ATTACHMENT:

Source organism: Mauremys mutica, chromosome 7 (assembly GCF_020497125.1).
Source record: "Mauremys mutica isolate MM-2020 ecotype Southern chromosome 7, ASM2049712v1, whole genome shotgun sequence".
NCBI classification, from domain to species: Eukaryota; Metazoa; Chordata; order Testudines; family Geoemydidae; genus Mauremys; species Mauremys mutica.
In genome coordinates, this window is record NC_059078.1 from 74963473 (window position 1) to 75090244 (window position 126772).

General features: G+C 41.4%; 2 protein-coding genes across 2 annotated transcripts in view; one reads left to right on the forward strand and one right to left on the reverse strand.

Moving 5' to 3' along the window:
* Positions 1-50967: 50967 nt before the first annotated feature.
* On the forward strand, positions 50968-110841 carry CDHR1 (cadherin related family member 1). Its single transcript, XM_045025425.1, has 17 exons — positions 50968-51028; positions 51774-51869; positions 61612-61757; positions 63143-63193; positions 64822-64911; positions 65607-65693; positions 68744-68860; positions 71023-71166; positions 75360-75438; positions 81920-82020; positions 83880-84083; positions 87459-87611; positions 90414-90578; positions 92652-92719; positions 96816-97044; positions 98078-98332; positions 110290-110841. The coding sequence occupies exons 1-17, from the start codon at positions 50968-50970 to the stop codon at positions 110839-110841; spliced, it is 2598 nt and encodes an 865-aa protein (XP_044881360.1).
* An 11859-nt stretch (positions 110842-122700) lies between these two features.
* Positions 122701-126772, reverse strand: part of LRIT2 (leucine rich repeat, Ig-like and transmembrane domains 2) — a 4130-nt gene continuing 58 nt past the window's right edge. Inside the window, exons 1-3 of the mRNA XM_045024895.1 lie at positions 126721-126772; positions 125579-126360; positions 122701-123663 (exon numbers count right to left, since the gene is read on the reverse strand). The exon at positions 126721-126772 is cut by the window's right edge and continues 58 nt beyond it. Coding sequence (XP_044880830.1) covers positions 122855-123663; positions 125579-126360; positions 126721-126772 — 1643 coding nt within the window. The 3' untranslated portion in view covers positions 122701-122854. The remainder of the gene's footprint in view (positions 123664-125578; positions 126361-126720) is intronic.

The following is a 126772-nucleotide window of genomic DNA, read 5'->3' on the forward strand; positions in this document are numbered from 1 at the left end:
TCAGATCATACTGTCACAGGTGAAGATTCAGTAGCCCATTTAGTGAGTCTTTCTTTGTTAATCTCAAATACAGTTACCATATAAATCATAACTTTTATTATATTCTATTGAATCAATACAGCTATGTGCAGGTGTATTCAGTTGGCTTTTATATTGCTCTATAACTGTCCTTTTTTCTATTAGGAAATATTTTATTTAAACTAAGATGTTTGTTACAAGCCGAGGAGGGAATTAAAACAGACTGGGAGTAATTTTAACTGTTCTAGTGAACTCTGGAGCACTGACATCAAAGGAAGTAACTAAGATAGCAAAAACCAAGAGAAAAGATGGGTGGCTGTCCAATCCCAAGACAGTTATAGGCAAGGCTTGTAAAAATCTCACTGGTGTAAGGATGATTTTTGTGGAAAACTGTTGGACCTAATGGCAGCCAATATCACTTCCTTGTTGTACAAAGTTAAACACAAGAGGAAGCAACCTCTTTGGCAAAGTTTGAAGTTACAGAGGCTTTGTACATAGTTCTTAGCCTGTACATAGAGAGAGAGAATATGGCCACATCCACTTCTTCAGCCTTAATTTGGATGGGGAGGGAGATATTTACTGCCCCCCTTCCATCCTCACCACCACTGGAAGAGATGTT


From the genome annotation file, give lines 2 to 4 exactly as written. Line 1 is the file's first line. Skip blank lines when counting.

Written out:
Source record: "Mauremys mutica isolate MM-2020 ecotype Southern chromosome 7, ASM2049712v1, whole genome shotgun sequence".
NCBI classification, from domain to species: Eukaryota; Metazoa; Chordata; order Testudines; family Geoemydidae; genus Mauremys; species Mauremys mutica.
In genome coordinates, this window is record NC_059078.1 from 74963473 (window position 1) to 75090244 (window position 126772).